Although beyond the control of responders, the geographic site of the disaster plays a key role in how the disaster unfolds. In resource-rich communities, it is less likely that local EMS systems and local hospitals would be overwhelmed with injured patients for extended periods. In such situations, patients are more quickly assessed, initial care is begun, and patients are transported to first-receiver hospitals.
The initial buffer in any disaster is the first receiver hospital(s), and the surge of patients is managed in what has been loosely defined as surge capacity. Multiple state burn disaster plans recognize the role of first-receiver hospitals and trauma centers not colocated with burn centers as sites to manage burn-injured patients on a temporary basis. This role is discussed in the New York,14 Los Angeles,15 and North Carolina plans.16
In the years following the September 11 attacks, the ABA put forward a quantified definition for surge capacity that included the ability to absorb 50% above the self-reported capacity of a burn center17; however, Hick et al18 proposed a more specific definition that stratified surge capacity into three categories: conventional, contingency, and crisis surge capacities. Hick and colleagues differentiated surge capacity based on the use of three metrics: staff, supplies (stuff), and space. How does the disaster affect your staff and do you have sufficient staff on hand? Do you have the supplies, pharmaceuticals and equipment you need, and where are you providing this care in your facility (space)?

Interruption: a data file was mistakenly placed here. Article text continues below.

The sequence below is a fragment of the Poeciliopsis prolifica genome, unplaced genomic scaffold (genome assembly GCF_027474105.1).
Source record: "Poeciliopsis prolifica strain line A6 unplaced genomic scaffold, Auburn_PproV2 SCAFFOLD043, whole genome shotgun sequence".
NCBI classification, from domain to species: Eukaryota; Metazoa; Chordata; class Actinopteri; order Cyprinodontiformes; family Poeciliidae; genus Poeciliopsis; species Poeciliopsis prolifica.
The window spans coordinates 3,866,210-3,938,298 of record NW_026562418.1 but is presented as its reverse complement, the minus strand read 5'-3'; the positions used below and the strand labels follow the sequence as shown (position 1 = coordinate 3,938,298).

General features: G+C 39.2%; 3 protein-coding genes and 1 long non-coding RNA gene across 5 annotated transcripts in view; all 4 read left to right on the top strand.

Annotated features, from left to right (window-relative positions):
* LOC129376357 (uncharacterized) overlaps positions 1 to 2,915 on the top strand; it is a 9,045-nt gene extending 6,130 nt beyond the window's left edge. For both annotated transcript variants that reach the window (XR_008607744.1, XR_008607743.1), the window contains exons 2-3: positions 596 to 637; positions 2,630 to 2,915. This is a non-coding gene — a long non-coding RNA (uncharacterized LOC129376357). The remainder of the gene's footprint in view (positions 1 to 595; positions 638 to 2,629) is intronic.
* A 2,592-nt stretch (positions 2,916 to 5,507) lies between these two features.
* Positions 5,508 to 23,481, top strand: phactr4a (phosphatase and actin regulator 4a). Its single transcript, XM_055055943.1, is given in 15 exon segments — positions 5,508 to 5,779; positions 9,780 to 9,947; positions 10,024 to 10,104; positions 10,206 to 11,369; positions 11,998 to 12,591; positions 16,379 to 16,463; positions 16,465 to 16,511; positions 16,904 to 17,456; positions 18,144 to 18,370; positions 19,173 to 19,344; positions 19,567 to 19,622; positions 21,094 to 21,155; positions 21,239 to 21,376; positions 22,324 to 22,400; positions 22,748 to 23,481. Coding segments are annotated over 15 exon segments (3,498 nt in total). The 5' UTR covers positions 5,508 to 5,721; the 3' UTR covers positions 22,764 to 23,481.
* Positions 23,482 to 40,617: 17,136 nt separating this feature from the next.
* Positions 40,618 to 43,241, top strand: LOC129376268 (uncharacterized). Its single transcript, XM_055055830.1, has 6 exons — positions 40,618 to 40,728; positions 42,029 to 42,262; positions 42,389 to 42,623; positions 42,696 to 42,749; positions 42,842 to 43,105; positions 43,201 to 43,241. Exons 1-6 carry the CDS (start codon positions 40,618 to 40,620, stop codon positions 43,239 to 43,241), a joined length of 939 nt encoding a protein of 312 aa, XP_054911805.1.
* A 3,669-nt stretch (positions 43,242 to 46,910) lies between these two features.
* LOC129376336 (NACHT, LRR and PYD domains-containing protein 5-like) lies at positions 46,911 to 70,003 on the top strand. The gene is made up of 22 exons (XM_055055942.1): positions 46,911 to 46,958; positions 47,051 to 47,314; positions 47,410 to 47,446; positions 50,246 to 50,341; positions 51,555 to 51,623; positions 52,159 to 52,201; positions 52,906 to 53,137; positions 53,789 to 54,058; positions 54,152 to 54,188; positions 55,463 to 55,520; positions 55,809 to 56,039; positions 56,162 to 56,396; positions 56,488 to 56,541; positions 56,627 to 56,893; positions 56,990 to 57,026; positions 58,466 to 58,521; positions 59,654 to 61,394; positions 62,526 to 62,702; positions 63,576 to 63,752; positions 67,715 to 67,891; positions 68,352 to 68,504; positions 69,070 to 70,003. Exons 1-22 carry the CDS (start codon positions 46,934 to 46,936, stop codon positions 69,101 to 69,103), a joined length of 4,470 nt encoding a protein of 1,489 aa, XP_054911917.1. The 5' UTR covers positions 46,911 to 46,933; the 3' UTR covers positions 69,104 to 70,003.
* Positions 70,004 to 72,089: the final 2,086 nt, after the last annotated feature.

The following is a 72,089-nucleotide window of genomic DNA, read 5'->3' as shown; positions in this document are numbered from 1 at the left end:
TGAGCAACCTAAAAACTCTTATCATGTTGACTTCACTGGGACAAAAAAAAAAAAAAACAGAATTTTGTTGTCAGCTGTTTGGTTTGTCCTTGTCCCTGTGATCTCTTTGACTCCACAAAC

Even in a disaster in the American South, it is reasonable to believe that all burn-injured patients can be examined in a burn center by a burn surgeon within 6, and no more than 24, hours after the disaster, provided it is a singular burn disaster event that did not dramatically disrupt the transportation infrastructure. Holmes et al6 noted that many burn patients who meet the criteria for transfer to a burn center19 are never treated there. Although it is reassuring that at least a significant portion of clinicians are comfortable with managing burn-injured patients, even in a disaster, burn-injured patients should be examined by a burn surgeon at a burn center within 24 hours following the disaster.